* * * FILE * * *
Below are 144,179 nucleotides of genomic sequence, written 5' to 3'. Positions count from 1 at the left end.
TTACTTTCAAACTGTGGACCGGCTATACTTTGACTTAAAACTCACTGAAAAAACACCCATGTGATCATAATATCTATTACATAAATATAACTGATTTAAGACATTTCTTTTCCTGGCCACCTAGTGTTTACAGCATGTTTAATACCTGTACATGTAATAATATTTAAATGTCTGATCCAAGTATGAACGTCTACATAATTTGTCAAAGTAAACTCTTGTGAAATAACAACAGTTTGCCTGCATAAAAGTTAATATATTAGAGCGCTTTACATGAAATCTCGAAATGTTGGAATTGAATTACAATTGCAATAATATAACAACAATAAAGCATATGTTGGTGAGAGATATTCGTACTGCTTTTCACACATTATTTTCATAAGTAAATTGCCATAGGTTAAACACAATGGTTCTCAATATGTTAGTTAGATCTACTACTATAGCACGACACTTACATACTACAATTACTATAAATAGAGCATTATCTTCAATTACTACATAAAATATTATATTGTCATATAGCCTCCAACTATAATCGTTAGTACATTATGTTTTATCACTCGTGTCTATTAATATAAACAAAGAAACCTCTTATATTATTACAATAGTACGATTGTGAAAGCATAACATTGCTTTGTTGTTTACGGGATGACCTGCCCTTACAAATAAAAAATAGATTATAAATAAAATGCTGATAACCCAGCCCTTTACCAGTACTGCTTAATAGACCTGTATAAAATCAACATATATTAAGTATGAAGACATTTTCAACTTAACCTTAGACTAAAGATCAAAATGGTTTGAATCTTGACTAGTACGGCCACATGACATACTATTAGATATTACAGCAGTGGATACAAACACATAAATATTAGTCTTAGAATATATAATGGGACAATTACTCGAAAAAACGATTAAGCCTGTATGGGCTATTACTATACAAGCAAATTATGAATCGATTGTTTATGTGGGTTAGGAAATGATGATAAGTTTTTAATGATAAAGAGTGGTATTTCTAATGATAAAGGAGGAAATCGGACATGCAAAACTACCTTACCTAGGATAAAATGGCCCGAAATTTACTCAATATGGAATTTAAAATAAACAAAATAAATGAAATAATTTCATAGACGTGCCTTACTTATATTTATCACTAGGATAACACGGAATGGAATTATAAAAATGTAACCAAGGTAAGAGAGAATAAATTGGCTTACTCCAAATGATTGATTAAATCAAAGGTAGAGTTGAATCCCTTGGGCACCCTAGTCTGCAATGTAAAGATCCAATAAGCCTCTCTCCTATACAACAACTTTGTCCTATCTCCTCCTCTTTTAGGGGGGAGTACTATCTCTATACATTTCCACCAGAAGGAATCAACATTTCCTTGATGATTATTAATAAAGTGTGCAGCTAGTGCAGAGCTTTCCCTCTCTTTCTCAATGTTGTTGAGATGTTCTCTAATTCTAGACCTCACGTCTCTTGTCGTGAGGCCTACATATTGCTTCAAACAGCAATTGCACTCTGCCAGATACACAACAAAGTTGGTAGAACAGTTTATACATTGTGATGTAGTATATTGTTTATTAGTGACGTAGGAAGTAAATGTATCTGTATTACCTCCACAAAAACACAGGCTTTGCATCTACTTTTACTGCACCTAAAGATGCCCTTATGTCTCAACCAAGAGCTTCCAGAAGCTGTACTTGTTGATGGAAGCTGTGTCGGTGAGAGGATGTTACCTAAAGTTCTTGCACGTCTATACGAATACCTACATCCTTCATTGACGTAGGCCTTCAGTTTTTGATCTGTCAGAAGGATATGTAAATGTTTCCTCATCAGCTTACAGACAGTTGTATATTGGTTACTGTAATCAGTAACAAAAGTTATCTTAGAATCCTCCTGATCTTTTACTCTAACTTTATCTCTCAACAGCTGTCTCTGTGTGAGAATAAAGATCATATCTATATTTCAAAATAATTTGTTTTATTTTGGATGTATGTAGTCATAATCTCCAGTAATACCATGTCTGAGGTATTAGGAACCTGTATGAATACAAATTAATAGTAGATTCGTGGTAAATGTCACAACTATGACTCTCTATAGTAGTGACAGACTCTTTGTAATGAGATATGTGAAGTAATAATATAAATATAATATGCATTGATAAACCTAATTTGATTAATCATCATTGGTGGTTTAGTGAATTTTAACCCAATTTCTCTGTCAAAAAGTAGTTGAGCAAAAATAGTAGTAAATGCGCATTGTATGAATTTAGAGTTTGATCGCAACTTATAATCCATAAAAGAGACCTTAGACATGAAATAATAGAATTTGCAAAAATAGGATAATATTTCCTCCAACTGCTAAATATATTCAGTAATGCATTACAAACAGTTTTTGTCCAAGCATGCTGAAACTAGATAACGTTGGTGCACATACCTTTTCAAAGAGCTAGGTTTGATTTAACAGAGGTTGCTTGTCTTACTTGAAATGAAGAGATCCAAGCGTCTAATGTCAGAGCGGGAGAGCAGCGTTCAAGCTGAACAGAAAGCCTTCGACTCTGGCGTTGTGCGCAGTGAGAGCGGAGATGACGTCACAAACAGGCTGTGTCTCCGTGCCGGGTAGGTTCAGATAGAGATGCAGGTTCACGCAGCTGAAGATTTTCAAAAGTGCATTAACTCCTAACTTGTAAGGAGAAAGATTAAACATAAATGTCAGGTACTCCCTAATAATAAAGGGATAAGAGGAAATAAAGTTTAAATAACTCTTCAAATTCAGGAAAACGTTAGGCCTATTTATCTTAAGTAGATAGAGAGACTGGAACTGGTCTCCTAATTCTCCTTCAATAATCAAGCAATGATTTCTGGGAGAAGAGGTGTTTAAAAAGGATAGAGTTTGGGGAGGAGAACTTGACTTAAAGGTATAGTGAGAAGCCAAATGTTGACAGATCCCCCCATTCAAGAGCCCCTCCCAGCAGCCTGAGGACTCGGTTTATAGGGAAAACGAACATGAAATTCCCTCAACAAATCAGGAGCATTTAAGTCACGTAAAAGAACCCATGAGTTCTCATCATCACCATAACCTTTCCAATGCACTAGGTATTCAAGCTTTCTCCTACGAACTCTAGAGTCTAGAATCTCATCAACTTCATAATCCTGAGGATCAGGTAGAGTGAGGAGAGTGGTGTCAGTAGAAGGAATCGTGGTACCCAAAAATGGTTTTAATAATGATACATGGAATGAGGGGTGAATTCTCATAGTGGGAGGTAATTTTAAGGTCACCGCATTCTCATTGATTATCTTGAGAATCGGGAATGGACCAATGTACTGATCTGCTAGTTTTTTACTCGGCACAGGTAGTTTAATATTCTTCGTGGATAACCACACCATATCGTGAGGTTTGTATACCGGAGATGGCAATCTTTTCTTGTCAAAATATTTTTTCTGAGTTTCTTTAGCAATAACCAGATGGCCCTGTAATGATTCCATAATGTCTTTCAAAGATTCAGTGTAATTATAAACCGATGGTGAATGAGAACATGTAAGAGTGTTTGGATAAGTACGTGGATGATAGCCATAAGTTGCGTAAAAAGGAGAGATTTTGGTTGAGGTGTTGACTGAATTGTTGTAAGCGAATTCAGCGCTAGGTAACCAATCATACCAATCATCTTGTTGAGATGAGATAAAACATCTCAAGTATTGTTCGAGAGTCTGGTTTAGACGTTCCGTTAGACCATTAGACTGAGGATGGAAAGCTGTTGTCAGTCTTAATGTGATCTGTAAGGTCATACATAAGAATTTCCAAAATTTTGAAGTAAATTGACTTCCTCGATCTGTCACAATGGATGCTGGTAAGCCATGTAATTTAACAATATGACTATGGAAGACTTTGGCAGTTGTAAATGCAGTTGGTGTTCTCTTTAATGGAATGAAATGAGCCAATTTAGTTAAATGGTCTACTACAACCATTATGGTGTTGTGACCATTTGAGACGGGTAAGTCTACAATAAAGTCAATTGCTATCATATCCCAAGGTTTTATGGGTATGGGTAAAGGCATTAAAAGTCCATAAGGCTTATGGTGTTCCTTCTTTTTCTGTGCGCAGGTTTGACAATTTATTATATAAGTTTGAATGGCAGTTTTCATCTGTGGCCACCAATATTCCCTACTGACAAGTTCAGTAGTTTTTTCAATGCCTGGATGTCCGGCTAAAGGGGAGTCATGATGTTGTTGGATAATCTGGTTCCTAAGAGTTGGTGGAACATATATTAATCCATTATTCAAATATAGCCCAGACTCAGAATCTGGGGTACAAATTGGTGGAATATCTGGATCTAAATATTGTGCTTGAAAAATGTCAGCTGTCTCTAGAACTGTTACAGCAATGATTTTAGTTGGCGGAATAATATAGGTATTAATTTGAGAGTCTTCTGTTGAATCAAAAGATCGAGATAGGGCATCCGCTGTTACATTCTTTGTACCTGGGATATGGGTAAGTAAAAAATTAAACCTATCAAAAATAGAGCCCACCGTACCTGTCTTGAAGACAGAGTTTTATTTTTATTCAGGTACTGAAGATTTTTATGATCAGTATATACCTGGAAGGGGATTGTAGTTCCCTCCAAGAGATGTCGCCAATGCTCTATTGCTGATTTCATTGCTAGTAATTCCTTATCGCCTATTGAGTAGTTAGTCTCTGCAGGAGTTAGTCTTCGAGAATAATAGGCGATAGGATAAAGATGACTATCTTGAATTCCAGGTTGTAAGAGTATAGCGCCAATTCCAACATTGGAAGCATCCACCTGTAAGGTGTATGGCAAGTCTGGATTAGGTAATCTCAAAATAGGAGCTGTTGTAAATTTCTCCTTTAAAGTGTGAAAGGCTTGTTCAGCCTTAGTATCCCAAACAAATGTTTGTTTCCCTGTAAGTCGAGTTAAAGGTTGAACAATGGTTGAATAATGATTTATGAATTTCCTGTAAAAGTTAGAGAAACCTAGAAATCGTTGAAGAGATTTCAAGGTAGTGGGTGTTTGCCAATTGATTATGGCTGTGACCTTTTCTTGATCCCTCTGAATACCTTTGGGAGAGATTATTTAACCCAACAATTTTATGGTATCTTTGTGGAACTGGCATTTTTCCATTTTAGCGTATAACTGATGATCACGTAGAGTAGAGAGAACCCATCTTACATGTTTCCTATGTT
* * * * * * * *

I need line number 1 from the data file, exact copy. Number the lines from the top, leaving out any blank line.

Below are 144,179 nucleotides of genomic sequence, written 5' to 3'. Positions count from 1 at the left end.